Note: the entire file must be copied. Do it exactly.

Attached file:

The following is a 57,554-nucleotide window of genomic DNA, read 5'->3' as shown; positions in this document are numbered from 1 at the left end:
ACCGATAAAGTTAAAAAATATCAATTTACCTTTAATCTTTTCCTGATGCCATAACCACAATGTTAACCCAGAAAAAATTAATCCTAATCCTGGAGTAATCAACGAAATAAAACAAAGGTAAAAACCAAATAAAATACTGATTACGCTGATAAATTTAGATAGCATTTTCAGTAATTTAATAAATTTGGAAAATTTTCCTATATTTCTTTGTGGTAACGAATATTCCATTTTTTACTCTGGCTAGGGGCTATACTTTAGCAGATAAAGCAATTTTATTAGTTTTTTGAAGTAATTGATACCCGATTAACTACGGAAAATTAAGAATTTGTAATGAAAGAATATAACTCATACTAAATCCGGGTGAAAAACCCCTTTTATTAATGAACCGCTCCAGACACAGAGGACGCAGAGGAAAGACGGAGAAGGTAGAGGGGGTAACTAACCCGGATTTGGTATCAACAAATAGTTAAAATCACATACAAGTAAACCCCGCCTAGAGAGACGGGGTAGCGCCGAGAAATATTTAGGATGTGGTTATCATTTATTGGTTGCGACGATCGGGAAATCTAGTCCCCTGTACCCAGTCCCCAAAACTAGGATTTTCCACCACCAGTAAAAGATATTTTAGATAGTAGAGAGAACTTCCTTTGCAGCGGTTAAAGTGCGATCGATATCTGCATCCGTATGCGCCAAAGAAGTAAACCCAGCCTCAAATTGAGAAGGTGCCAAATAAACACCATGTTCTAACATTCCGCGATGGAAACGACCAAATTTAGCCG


The following is a 57,554-nucleotide window of genomic DNA, read 5'->3' as shown; positions in this document are numbered from 1 at the left end:
ACCGATAAAGTTAAAAAATATCAATTTACCTTTAATCTTTTCCTGATGCCATAACCACAATGTTAACCCAGAAAAAATTAATCCTAATCCTGGAGTAATCAACGAAATAAAACAAAGGTAAAAACCAAATAAAATACTGATTACGCTGATAAATTTAGATAGCATTTTCAGTAATTTAATAAATTTGGAAAATTTTCCTATATTTCTTTGTGGTAACGAATATTCCATTTTTTACTCTGGCTAGGGGCTATACTTTAGCAGATAAAGCAATTTTATTAGTTTTTTGAAGTAATTGATACCCGATTAACTACGGAAAATTAAGAATTTGTAATGAAAGAATATAACTCATACTAAATCCGGGTGAAAAACCCCTTTTATTAATGAACCGCTCCAGACACAGAGGACGCAGAGGAAAGACGGAGAAGGTAGAGGGGGTAACTAACCCGGATTTGGTATCAACAAATAGTTAAAATCACATACAAGTAAACCCCGCCTAGAGAGACGGGGTAGCGCCGAGAAATATTTAGGATGTGGTTATCATTTATTGGTTGCGACGATCGGGAAATCTAGTCCCCTGTACCCAGTCCCCAAAACTAGGATTTTCCACCACCAGTAAAAGATATTTTAGATAGTAGAGAGAACTTCCTTTGCAGCGGTTAAAGTGCGATCGATATCTGCATCCGTATGCGCCAAAGAAGTAAACCCAGCCTCAAATTGAGAAGGTGCCAAATAAACACCATGTTCTAACATTCCGCGATGGAAACGACCAAATTTAGCCG